Drunk Driving Cases Handled
by Attorney Patrick T. Barone

Case 8:

City of Auburn Hills vs. B.P.
52-3 District Court
Rochester, Michigan
OUIL 2nd Offense


During the pretrial process the prosecutor offered no reduction, so client decided he had no choice but to proceed with trial. The police report indicated that the reporting officer observed the clientís vehicle "swerve over white line hitting the shoulder. Vehicle then changed lanes from left to right, twice without signaling. Vehicle got onto the M-24 interchange. I observed vehicle cross over white line to left, and then exit onto N.B. I-75. Vehicle then crossed the white lines to right twice on N.B.-75"

The report further indicated that driver had a strong odor of intoxicants, bloodshot eyes, and slightly slurred speech. The officer administered six field sobriety "tests", including the alphabet, counting backwards, horizontal gaze nystagmus (HGN), "standing Romberg" (also known as the modified position of attention test) the heel-to-toe, and the one-leg stand. The driver hesitated on the first try for the alphabet, and missed the letter "m". He did complete the number count, but the HGN indicated jerking eyes at maximum deviation, and prior to 45 degrees (supposedly this indicates intoxication). The driver could not successfully complete the other tests, lost his balance several times, was hopping on one leg, and could not touch heel-to-toe. The report also indicated relative to his balance that the client was staggering and swaying.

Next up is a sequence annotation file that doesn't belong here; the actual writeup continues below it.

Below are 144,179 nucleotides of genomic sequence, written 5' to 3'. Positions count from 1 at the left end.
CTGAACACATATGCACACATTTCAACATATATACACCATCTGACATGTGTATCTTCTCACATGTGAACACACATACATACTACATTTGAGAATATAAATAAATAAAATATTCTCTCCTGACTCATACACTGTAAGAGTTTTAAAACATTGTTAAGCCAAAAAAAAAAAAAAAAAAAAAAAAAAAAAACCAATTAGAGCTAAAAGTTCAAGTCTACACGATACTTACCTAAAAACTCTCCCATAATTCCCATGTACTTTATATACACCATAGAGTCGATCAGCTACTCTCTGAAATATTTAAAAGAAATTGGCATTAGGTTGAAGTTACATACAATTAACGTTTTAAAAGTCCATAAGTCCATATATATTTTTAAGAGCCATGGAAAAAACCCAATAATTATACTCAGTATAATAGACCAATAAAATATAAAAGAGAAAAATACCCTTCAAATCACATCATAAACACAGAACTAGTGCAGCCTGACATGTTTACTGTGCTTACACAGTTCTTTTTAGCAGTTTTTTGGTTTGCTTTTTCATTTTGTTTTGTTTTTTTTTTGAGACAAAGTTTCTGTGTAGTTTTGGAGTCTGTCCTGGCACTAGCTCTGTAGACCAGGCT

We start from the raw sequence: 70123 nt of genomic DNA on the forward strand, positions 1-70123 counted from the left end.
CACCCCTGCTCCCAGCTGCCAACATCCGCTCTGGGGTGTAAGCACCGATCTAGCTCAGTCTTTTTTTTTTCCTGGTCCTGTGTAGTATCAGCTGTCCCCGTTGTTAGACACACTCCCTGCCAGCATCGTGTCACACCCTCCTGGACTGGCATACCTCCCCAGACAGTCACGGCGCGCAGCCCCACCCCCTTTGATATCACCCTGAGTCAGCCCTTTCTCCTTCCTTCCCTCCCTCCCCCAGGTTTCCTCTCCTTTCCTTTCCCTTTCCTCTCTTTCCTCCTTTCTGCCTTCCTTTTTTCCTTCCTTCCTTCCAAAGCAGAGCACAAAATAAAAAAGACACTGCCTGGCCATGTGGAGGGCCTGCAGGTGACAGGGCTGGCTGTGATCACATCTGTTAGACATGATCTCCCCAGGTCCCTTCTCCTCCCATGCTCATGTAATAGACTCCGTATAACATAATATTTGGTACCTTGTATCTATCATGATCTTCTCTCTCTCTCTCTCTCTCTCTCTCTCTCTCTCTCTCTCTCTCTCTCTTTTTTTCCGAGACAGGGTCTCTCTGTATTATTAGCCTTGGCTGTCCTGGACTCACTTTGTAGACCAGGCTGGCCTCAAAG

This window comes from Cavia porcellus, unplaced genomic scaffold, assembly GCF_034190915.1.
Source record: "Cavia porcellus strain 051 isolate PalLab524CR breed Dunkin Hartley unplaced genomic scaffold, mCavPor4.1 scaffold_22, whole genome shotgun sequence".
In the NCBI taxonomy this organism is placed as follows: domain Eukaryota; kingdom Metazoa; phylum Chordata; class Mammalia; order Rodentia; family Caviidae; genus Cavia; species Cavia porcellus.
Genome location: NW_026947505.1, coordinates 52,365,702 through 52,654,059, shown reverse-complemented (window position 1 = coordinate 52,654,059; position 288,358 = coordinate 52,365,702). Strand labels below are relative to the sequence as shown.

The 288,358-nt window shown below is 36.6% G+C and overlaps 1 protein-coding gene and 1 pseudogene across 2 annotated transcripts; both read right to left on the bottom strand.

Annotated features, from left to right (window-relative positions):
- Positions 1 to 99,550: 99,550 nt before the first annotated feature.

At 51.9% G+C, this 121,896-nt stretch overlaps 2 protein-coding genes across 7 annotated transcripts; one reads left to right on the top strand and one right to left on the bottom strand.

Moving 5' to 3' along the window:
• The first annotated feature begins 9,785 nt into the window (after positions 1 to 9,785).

The case did proceed to trial, and through the voir dire process we believed we were able to obtain a jury that was favorably predisposed to the defendant. During this process of jury selection we were also able to point out some of the weaknesses in the prosecutionís case. The case was scheduled to continue a few days later, and just before the arresting officer was set to take the stand, the prosecutor offered to dismiss the charges, and instead to allow the client to admit responsibility to the civil infraction of careless driving. The Court accepted the plea, and dismissed the OUIL 2nd Offense.

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